Jack White’s first solo album, Blunderbuss, dropped today — and thanks to iTunes streaming the album for free the past week — I’ve been able to immerse myself in the music from start to finish many times a day.  The album is a fascination.  It’s ’70s Rock?  Alternative Pop?  Blues?  Ragtime?  Yes, Blunderbuss is all that and more.

I’ve listened to the haunting single, Love Interruption, from the album over 300 times since I initially purchased it a few weeks ago:

There is an inherent eeriness in Jack White’s music that is both scary and off-putting.  His music is not warm and huggable.  There is an embedded distancing in the songs that is necessary to build a larger picture of the pain and suffering that consume the cold and mouldering human condition.  Jack White isn’t about enlightening the world in Blunderbuss, he’s actively interested in carving out places for us to hide from each other in private.

The album does feel strangely, old, though, as if caught in a time capsule bookended by The Black Keys on one side and Thin Lizzy on the other:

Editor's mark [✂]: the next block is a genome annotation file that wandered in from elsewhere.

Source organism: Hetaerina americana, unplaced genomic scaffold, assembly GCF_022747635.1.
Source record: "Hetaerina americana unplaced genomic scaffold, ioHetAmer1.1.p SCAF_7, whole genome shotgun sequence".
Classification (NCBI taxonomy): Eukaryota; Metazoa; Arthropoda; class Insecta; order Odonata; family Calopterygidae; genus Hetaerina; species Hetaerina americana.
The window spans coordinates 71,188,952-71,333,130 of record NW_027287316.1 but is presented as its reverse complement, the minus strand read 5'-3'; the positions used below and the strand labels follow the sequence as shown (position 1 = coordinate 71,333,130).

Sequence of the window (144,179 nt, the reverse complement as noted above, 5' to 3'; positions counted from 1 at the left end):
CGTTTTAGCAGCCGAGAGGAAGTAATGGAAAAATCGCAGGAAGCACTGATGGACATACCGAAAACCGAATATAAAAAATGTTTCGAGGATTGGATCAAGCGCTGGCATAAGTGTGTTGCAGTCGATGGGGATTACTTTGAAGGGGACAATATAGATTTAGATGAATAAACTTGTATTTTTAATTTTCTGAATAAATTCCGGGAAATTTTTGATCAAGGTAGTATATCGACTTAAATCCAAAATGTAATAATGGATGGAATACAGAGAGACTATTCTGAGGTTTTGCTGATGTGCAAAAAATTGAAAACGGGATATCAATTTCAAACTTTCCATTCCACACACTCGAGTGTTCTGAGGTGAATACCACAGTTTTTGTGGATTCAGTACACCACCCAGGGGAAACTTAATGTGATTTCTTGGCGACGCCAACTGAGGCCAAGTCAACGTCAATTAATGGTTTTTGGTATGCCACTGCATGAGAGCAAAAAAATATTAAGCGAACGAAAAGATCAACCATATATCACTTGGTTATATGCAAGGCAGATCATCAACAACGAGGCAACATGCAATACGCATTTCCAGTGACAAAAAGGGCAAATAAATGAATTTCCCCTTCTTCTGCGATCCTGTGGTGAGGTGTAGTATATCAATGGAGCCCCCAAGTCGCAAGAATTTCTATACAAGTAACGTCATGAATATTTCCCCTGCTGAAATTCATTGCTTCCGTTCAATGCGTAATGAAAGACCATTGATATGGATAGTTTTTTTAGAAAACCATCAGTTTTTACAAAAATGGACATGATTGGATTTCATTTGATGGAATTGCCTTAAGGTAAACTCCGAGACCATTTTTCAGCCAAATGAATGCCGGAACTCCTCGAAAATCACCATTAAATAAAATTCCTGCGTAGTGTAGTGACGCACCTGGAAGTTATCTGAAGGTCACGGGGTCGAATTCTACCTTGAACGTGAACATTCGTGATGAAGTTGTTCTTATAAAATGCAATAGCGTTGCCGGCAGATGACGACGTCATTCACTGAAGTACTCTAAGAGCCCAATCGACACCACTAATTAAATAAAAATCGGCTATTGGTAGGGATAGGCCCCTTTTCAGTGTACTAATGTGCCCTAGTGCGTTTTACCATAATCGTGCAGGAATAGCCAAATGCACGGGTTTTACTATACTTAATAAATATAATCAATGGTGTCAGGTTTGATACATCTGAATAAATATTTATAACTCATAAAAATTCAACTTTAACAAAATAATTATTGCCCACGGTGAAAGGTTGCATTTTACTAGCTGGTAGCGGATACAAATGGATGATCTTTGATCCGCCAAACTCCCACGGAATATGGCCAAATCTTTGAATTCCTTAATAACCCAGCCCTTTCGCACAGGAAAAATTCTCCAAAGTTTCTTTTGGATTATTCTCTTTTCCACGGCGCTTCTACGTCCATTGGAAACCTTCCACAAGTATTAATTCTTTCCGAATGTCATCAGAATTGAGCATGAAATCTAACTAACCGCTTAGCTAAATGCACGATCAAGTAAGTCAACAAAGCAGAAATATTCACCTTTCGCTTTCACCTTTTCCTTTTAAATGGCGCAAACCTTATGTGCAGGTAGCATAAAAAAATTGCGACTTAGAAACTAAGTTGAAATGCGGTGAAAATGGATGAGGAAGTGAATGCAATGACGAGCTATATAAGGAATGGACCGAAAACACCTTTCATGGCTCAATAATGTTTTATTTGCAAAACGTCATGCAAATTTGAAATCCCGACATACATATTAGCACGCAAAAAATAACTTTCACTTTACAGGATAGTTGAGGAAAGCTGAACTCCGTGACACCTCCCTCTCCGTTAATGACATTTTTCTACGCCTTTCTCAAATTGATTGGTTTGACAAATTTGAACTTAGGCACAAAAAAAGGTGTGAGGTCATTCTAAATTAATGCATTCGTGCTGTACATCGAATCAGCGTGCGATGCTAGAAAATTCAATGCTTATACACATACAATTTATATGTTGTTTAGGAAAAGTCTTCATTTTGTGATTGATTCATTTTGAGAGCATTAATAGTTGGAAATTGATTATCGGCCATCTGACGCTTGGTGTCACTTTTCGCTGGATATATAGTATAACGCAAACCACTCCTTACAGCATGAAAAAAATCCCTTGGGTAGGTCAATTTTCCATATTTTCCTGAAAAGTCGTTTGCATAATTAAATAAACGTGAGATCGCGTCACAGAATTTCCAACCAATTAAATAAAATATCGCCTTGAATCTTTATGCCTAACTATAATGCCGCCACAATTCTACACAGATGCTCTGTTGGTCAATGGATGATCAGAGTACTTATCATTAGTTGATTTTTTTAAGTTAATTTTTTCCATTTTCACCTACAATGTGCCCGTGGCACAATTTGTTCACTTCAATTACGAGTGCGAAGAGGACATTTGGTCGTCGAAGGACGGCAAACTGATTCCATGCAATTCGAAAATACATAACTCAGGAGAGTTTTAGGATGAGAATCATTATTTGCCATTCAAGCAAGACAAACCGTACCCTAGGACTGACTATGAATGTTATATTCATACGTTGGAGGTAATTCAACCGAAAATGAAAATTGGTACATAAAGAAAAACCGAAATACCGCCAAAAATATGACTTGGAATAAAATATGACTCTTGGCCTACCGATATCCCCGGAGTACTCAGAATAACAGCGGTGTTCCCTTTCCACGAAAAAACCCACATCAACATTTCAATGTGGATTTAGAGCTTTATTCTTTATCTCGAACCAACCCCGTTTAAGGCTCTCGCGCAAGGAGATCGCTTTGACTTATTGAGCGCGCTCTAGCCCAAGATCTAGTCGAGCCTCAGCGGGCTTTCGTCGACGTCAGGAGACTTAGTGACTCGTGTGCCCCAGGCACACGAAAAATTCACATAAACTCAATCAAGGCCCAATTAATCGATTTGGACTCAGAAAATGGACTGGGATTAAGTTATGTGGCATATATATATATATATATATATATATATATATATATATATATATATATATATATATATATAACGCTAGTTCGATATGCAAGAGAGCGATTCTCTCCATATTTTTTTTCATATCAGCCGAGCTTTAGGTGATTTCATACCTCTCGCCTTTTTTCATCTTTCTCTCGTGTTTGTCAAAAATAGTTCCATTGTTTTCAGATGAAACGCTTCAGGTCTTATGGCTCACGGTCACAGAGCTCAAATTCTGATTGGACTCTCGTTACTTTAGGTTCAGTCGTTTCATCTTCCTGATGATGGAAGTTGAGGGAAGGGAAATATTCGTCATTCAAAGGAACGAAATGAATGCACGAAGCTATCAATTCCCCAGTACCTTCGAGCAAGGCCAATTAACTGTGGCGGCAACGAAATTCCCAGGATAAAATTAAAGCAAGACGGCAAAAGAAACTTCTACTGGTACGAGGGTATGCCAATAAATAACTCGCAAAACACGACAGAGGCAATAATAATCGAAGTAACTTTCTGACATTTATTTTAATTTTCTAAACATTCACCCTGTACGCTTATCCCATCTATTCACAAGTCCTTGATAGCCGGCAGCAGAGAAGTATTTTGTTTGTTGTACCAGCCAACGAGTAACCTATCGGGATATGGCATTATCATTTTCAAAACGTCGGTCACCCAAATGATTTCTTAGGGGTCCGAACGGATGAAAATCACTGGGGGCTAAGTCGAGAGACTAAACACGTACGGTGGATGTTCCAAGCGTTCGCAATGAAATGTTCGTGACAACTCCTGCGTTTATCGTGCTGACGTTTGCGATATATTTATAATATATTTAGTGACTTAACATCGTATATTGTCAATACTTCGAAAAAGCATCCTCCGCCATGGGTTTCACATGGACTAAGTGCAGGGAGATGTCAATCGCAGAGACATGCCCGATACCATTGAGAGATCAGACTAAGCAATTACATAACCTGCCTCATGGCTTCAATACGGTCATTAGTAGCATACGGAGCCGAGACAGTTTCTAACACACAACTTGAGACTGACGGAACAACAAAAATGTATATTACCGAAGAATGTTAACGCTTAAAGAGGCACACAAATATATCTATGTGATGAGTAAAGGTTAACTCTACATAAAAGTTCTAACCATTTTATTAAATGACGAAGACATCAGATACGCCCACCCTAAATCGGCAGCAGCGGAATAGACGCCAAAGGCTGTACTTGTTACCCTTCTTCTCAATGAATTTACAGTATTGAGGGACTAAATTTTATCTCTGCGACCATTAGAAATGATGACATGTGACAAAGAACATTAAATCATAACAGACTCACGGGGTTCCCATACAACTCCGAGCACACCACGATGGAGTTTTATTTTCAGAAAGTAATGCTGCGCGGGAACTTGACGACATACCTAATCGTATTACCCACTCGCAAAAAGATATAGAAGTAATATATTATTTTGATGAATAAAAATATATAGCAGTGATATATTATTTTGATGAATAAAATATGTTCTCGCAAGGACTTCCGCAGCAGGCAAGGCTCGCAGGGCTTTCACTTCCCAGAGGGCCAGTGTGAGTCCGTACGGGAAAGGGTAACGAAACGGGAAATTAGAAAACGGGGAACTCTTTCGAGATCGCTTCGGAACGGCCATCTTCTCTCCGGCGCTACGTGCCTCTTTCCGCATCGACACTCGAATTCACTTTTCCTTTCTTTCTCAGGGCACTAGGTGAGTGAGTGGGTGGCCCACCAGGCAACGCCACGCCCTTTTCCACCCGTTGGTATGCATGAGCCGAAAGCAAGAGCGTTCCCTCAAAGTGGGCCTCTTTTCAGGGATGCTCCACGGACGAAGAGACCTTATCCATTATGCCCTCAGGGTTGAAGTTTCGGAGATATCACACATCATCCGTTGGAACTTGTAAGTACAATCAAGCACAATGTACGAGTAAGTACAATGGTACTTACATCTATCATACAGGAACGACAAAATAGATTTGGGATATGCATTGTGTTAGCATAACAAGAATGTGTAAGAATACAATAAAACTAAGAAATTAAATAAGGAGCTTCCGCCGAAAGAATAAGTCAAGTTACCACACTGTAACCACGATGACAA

On “Blunderbuss,” the Detroit-born, Nashville-based White focuses on the pre-computer, post-hippie era of music, circa 1970-75, a style mastered by the Rolling Stones, Led Zeppelin, Mott the Hoople, the Who and, most obviously, the Faces, all of whom started off in the world of aggressive British Invasion rock but stretched out with bigger, heavier sounds as they matured.

Just as in the late 1960s when a new generation of axmen stepped in to carry the mantle of early blues guitarists Howlin’ Wolf, Muddy Waters and Robert Johnson, White’s obsession with the music and its history is in service of this tradition.

There’s a lot to like in Blunderbuss — favorite songs include “Blunderbuss,” “Hip,” and “Love Interruption” — but one cannot the shake the notion that there has to be more here but there isn’t any more there there; and that leaves us raw and wanting more in negative way that requires additional filling instead of an eponymous feeling of triumph and musical satisfaction.  For some reason, Jack White wanted to leave us wanting more because he re-fed us what has already been bitten and burped — and that creates a truly empty space consumed by confusion and wondering about what we just heard and why it took so long to finish.


  1. Methinks he has been quite busy with side projects — The Raconteurs, Deadweather, etc.. — not to mention having hands in so many projects from Third Man Records! That could account for the long time it took to make.

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